Although Ipswich has 13 medieval churches still standing, St. Margaret’s is seen as the finest by far. Unlike the other twelve, it has kept most of its medieveal style. The masterpiece is the double hammerbeam roof which is known well beyond the town borders.
St. Margaret’s was built as the church of the Augustinian monastery in the late 13th century and quickly grew into the most popolous parish of Ipswich. It maintained this status even after the dissolution of the monasteries during Henry VII.’s reign when the augustinian monastery was destroyed. Although church attendance has declined in the 20th century, it is still in function as a parish church.
Half-timbered houses are not uncommon in Ipswich’s town center. Only few of them are from medeival ages, most of them were built in a medieval style in the latter centuries. The Thoroughfare, a small alley in the town center, is the place so see many of such buildings and to get a medieval feeling for a couple of minutes. As you may assume, this is also an area with many pubs :)
St. Peter’s is among the churches made redundant in Ipswich. Since the early 1970s, the church fell into decay and it took 25 years until the first efforts for restoration began. The church is in care of the Ipswich Historic Churches Trust, which tried to make different use concepts for this church during the past few years. However, none of them was successful. It was planned that a company should have moved in, but this was not realised. In the 1990s, a model railway club used this place as a clubroom. The church is from the 14th century, but stands on the site where the first church was built in Ipswich in Saxon times. A notable item in this church is the black marble square norman font. Unfortunately, I did not have the chance to see it. The church is only open twice a week for visitors…
Anyway, it is said that St. Peter's, located at the place from which Ipswich began to grow and Ipswich being among the oldest towns in England, was the longest continually occupied urban parish.
Many medieval churches are preserved in Ipswich, although not all see church services regularly. St. Mary at the Quay is one of the more famous, but also one of the churches made redundant. It is kept by the Churches Conservation Trust and is ocassionally opened for visitors on arrangement. There were two things which made the church famous. First, the fact that the people living in the Tooley Alsmhouses had to pray at St. Mary’s for the soul of Mr. Tooley. But it is most famous for the pun in it. It’s St. Mary at the Quay and was really close to the quay in Tudor times - when the harbour was wider than it is today. But it has a key as weather vane and is located at Key Street. So, sometimes it is incorrectly called St. Mary at the keys. The church is from the 16th century, although its roof is said to be from 1450, making it older than the rest of the church. Henry Tooley’s grave is also located in this church.
The Almshouses were built as the las wish of Ipswich merchant Henry Tooley. However, it took 10 years from 1551, the year Tooley died, to the day when the first people moved into the new houses. The main cause were huge disputes among the powerful people in Ipswich about the layout and location of these buildings. As Tooley’s wish was to give wounded soldiers or other people who earned their merity for England a preference. This led to the place being full of widows who outlived their husbands in most cases.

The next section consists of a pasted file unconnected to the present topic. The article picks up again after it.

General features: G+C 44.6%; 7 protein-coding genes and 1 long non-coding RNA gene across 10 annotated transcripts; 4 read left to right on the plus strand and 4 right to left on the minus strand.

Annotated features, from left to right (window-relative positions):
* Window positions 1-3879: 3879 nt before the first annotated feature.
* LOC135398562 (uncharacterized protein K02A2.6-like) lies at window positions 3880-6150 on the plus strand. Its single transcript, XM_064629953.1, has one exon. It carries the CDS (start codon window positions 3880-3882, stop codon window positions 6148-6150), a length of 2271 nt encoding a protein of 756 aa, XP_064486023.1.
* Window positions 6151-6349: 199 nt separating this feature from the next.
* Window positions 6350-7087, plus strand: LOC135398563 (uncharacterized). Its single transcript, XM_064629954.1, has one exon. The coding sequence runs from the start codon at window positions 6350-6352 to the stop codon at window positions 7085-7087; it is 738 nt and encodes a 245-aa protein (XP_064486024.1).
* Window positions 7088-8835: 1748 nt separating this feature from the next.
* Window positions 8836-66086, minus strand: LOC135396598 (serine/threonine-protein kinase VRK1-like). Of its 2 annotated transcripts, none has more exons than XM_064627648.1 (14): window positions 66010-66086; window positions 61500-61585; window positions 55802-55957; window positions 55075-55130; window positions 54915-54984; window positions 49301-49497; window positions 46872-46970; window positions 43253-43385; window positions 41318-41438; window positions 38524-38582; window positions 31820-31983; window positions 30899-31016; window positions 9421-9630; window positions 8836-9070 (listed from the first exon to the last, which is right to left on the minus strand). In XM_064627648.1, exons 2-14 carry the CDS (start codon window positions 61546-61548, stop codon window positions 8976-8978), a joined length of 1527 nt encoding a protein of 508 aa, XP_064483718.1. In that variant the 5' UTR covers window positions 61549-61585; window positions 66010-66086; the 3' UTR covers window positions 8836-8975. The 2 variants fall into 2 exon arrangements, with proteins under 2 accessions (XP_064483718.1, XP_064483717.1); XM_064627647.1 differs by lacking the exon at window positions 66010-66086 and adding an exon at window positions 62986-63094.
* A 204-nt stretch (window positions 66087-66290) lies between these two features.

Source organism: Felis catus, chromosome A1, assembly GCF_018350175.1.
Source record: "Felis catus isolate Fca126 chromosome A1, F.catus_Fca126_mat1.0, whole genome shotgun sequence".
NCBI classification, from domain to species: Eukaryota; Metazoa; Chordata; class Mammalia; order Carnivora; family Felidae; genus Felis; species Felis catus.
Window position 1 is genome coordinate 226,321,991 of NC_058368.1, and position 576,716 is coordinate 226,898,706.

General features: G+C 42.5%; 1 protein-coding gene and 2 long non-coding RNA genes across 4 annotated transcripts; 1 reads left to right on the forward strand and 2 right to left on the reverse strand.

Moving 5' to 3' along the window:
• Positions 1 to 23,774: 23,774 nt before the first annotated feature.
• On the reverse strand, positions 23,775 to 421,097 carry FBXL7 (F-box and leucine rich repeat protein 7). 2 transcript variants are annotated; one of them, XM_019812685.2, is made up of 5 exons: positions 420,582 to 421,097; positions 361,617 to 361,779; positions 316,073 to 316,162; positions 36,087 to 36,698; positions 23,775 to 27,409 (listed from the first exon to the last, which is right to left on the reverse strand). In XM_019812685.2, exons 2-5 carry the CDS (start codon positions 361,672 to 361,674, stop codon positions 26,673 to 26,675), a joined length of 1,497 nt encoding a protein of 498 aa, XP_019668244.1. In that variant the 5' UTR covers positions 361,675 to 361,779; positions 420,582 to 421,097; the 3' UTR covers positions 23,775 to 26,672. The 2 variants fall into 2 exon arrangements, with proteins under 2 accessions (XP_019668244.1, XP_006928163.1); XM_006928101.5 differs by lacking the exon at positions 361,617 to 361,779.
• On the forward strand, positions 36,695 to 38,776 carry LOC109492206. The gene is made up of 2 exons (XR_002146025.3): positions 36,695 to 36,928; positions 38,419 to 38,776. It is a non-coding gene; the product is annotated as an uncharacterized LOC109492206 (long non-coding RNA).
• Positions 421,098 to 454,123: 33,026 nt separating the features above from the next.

The original houses were demolished in 1846 and replaced by the present buildings. Although they somewhat look like the original Tudor buildings, they still contain too many bricks to be genuine Tudor. Today, the houses are still in use. However, these are not the original houses anymore. During daytime, you can enter the inner court and enjoy the view on the houses from a beautiful garden. Just be aware that this is still a living area of elderly people, so be quiet and do not disturb anybody.
Please check out my general tips about Henry Tooley and William Smart for more information on the houses and on their backgrounds.
Considered to be the main attraction of Ipswich, this Tudor mansion houses a collection of english paintings. Many of them are from a time when english painters had not an equal reputation to italian or dutch and were not considered for “important” works. However, opinion changed during the centuries and so, works from John Constable, for example, found also its way to Christchurch Mansion. Many of them are portraits, unfortunately I did not know many of the portrayed personalities. I even felt somewhat relieved when I saw Philip II of Spain – and that as a student of dutch philology... The rooms were furnished with items from the past centuries, giving the mansion back Each room is furnished in a different way, giving a small impression from a different time. Christchurch Mansion started its life when the Augustinian monastery was dissolved during the reign of Henry VIII. It was home to several wealthy families before being given to the City of Ipswich in 1892. Since 1896, it is a museum.
Ipswich Museum is situated in the heart of the town, and is open :-
Tuesday to Saturday 10am - 5pm. (Last admission 4.30 pm)
Admission is FREE
There is full disabled access and facilities.
~The nearest parking is Crown Car Park. ~
If you love football or even if you don't, go to the footy club here on matchday or on a club tour. Ipswich, although in the championship, has a wealth of history and trophies. The championship's a great league though, with not quite the same amount of star names as the premiership but a high quality of football. You can explore the 3 floor shop, the world of punch, selling virtually anything that an Ipswich logo can fit on. On a matchday you can get a few beers, put on a bet and watch the other matches and match build up on the screens inside the stadium. The newly developed stadium has a capacity of 30,300 and has had various music concerts held there as well as full and under 21 England international matches. It had the best pitch in the premiership in the seasons 2001-2002, as voted by the premier league panel and FA. If you like noisy atmosphere sit on the north stand, family lower cobbold stand or britannia lower, quieter more relaxed sit ont the greene king stand. For matchday info. go to the website below.